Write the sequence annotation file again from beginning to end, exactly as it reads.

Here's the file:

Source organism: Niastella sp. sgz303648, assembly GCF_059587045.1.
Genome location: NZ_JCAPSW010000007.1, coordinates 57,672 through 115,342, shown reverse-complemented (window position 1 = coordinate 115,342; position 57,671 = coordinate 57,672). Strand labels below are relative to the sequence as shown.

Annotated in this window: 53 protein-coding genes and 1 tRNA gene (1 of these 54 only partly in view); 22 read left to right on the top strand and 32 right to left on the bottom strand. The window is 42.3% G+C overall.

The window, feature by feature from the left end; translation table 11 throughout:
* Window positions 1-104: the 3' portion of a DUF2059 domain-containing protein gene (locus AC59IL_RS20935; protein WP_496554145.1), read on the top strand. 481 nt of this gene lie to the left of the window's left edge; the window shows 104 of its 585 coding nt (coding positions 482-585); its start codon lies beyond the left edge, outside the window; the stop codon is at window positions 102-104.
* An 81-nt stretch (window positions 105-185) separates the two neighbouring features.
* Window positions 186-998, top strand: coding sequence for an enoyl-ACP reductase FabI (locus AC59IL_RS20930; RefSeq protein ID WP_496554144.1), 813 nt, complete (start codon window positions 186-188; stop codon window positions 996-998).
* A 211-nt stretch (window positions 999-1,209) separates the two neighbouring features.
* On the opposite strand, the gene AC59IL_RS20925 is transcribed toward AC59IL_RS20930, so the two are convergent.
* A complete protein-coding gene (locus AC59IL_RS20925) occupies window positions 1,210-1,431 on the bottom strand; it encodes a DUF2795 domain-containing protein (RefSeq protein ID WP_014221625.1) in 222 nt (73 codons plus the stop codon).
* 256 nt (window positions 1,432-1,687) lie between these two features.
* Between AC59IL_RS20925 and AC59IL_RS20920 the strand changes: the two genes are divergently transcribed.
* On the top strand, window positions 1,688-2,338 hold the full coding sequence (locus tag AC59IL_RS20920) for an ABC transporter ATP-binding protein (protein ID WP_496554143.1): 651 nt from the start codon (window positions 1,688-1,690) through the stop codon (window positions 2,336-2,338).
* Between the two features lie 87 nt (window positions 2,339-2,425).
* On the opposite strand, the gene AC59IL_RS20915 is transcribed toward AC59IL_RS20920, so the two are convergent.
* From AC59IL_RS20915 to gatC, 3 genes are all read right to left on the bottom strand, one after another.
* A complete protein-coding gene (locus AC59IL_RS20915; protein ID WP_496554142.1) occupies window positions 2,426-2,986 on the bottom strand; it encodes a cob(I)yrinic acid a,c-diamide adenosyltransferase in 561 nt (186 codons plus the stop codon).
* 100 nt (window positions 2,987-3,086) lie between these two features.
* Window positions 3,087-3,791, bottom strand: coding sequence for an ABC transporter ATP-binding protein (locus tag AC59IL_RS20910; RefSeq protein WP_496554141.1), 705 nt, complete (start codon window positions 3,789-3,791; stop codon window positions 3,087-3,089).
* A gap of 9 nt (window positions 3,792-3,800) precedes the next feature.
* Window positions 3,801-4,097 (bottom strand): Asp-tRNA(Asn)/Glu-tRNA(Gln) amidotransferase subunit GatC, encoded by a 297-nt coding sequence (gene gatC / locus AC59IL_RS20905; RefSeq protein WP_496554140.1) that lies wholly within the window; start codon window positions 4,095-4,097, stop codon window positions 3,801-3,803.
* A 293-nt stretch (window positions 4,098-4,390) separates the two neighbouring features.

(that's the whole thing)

Source organism: Niastella sp. sgz303648, assembly GCF_059587045.1.
Genome location: NZ_JCAPSW010000007.1, coordinates 57,672 through 115,342, shown reverse-complemented (window position 1 = coordinate 115,342; position 57,671 = coordinate 57,672). Strand labels below are relative to the sequence as shown.

Annotated in this window: 53 protein-coding genes and 1 tRNA gene (1 of these 54 only partly in view); 22 read left to right on the top strand and 32 right to left on the bottom strand. The window is 42.3% G+C overall.

The window, feature by feature from the left end; translation table 11 throughout:
* Window positions 1-104: the 3' portion of a DUF2059 domain-containing protein gene (locus AC59IL_RS20935; protein WP_496554145.1), read on the top strand. 481 nt of this gene lie to the left of the window's left edge; the window shows 104 of its 585 coding nt (coding positions 482-585); its start codon lies beyond the left edge, outside the window; the stop codon is at window positions 102-104.
* An 81-nt stretch (window positions 105-185) separates the two neighbouring features.
* Window positions 186-998, top strand: coding sequence for an enoyl-ACP reductase FabI (locus AC59IL_RS20930; RefSeq protein ID WP_496554144.1), 813 nt, complete (start codon window positions 186-188; stop codon window positions 996-998).
* A 211-nt stretch (window positions 999-1,209) separates the two neighbouring features.
* On the opposite strand, the gene AC59IL_RS20925 is transcribed toward AC59IL_RS20930, so the two are convergent.
* A complete protein-coding gene (locus AC59IL_RS20925) occupies window positions 1,210-1,431 on the bottom strand; it encodes a DUF2795 domain-containing protein (RefSeq protein ID WP_014221625.1) in 222 nt (73 codons plus the stop codon).
* 256 nt (window positions 1,432-1,687) lie between these two features.
* Between AC59IL_RS20925 and AC59IL_RS20920 the strand changes: the two genes are divergently transcribed.
* On the top strand, window positions 1,688-2,338 hold the full coding sequence (locus tag AC59IL_RS20920) for an ABC transporter ATP-binding protein (protein ID WP_496554143.1): 651 nt from the start codon (window positions 1,688-1,690) through the stop codon (window positions 2,336-2,338).
* Between the two features lie 87 nt (window positions 2,339-2,425).
* On the opposite strand, the gene AC59IL_RS20915 is transcribed toward AC59IL_RS20920, so the two are convergent.
* From AC59IL_RS20915 to gatC, 3 genes are all read right to left on the bottom strand, one after another.
* A complete protein-coding gene (locus AC59IL_RS20915; protein ID WP_496554142.1) occupies window positions 2,426-2,986 on the bottom strand; it encodes a cob(I)yrinic acid a,c-diamide adenosyltransferase in 561 nt (186 codons plus the stop codon).
* 100 nt (window positions 2,987-3,086) lie between these two features.
* Window positions 3,087-3,791, bottom strand: coding sequence for an ABC transporter ATP-binding protein (locus tag AC59IL_RS20910; RefSeq protein WP_496554141.1), 705 nt, complete (start codon window positions 3,789-3,791; stop codon window positions 3,087-3,089).
* A gap of 9 nt (window positions 3,792-3,800) precedes the next feature.
* Window positions 3,801-4,097 (bottom strand): Asp-tRNA(Asn)/Glu-tRNA(Gln) amidotransferase subunit GatC, encoded by a 297-nt coding sequence (gene gatC / locus AC59IL_RS20905; RefSeq protein WP_496554140.1) that lies wholly within the window; start codon window positions 4,095-4,097, stop codon window positions 3,801-3,803.
* A 293-nt stretch (window positions 4,098-4,390) separates the two neighbouring features.